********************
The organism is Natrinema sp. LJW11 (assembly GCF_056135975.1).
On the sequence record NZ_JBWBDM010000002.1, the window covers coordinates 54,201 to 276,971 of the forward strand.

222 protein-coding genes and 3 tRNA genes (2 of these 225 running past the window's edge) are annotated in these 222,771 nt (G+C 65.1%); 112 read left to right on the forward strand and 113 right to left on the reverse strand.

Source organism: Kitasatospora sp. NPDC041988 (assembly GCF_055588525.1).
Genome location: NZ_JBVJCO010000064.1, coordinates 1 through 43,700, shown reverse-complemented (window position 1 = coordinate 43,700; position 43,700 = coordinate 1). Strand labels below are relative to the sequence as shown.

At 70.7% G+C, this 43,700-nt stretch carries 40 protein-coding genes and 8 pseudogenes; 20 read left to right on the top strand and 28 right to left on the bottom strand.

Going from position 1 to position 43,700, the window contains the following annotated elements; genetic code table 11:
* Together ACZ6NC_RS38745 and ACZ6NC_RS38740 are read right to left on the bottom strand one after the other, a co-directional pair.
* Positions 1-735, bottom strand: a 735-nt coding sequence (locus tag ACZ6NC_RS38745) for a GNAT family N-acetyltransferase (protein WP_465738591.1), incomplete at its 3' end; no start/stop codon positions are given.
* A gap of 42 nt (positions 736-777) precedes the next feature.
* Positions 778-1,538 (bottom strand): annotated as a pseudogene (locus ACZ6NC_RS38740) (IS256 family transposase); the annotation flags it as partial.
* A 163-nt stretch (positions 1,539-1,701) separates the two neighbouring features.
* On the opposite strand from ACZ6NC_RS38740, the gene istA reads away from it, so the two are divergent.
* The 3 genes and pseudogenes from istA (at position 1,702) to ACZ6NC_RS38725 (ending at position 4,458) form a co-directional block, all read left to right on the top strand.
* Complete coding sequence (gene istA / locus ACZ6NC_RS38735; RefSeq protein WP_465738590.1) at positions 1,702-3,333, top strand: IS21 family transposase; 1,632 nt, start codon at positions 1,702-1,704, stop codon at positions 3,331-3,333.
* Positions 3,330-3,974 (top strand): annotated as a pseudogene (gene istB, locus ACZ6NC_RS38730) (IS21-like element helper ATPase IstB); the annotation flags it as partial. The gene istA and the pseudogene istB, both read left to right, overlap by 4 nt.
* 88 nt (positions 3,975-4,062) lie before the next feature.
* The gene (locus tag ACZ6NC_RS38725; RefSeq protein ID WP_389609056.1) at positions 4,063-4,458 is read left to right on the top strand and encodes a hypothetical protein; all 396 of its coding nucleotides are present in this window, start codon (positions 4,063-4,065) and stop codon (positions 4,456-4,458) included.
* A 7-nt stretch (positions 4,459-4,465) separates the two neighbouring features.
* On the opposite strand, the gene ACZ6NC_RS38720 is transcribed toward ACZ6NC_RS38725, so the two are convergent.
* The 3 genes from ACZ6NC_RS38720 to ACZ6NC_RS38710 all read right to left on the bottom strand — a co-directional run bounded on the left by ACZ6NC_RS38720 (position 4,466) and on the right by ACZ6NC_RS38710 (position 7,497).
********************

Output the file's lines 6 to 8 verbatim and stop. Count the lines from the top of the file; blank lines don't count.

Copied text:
At 70.7% G+C, this 43,700-nt stretch carries 40 protein-coding genes and 8 pseudogenes; 20 read left to right on the top strand and 28 right to left on the bottom strand.

Going from position 1 to position 43,700, the window contains the following annotated elements; genetic code table 11:
* Together ACZ6NC_RS38745 and ACZ6NC_RS38740 are read right to left on the bottom strand one after the other, a co-directional pair.